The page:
Blood Pressure Control by Multi-Component Intervention: An Exploratory Mediation Analysis of the SingHypertension Trial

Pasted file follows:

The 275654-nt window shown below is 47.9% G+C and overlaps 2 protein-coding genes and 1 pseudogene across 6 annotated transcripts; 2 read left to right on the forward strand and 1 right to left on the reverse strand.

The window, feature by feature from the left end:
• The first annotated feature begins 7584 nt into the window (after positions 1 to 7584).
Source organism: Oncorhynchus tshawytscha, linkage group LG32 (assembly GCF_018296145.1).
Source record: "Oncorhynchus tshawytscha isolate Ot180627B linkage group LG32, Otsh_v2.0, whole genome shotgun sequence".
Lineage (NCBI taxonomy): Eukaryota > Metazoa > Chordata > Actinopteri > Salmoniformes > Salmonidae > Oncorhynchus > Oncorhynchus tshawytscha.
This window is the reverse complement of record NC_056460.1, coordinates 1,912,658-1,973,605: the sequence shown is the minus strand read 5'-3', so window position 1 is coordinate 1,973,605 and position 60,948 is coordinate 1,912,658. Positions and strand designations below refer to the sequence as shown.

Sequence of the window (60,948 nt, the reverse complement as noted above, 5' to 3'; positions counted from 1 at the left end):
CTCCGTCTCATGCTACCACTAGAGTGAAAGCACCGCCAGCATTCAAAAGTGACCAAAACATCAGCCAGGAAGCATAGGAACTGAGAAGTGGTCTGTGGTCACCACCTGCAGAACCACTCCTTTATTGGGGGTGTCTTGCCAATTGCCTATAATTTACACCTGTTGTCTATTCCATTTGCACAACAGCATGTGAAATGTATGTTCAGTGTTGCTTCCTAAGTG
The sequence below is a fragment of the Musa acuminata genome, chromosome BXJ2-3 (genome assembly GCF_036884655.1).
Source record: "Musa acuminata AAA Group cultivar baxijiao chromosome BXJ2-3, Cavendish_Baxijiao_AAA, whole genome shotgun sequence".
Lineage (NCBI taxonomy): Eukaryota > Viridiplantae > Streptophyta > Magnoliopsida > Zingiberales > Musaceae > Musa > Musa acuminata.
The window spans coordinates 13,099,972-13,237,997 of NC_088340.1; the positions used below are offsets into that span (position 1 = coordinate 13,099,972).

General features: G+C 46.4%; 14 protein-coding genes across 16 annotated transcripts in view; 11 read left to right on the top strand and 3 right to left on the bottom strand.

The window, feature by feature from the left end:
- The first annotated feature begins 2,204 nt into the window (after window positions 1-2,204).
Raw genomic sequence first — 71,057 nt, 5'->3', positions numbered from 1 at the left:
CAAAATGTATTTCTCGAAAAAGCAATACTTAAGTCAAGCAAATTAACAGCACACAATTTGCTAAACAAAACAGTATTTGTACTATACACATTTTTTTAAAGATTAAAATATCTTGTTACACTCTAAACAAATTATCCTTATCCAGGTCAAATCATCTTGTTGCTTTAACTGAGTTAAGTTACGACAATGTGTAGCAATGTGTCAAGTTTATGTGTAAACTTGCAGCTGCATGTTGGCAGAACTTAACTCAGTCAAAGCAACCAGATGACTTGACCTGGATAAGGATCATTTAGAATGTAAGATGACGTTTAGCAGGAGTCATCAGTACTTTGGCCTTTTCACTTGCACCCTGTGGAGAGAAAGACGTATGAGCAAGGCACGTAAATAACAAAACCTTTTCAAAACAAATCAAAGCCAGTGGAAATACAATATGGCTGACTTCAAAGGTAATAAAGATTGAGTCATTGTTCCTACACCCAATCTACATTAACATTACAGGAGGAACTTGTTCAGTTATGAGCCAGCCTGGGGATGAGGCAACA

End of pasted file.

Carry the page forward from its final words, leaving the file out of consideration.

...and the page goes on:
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Cardiovascular diseases (CVDs) are the leading cause of death and disease burden globally. Hypertension, one of CVDs’ most important risk factors, becomes a global health challenge due to its growing prevalence and severe outcomes. Moreover, controlling blood pressure has been proved an effective way to prevent development of CVDs. The SingHypertension trial demonstrated that a structured system called multicomponent intervention (MCI) was more effective than usual care in reducing systolic blood pressure (SBP) among patients visiting Singapore primary-care clinics for uncontrolled blood pressure. To understand the underlying mechanism, this study performed an exploratory mediation analysis to identify potential mediators for the BP reduction benefit of MCI in the SingHypertension trial. Candidates for potential mediators were obesity status, dietary pattern, physical activity level, tobacco use, and daily dose and number of kinds of antihypertensive medications used. They were selected for being previously proved modifiable risk factors of hypertension and could be affected by one or more components of MCI. A mediation analysis using the product method was conducted. Potential mediators were first evaluated in a single mediator model separately and then analyzed using a parallel model, with or without demographic factors and co-morbidities of chronic diseases adjusted. About 760 samples were included in the mediation analyses. Changes in physical activity level and number of medications used were found statistically significantly mediated the effect, but in different directions. After adjusting for confounders, change in number of medications used mediated 11.34% of the total effect while improvement in physical activity mitigated the direct effect by 25.83%. In parallel models which included all potential mediators, changes in number of medications used mediated 22.62% of the total effect of MCI while improvement in physical activity mitigated 28.10% of the direct effect. In this post-hoc study, number of medication used was identified as a potential mediator of the effect of MCI versus usual care on BP reduction. This provides evidence for BP intervention program design. Further investigation with more appropriate research design and statistical analysis needs to be done to understand the causal relationship between all factors better.
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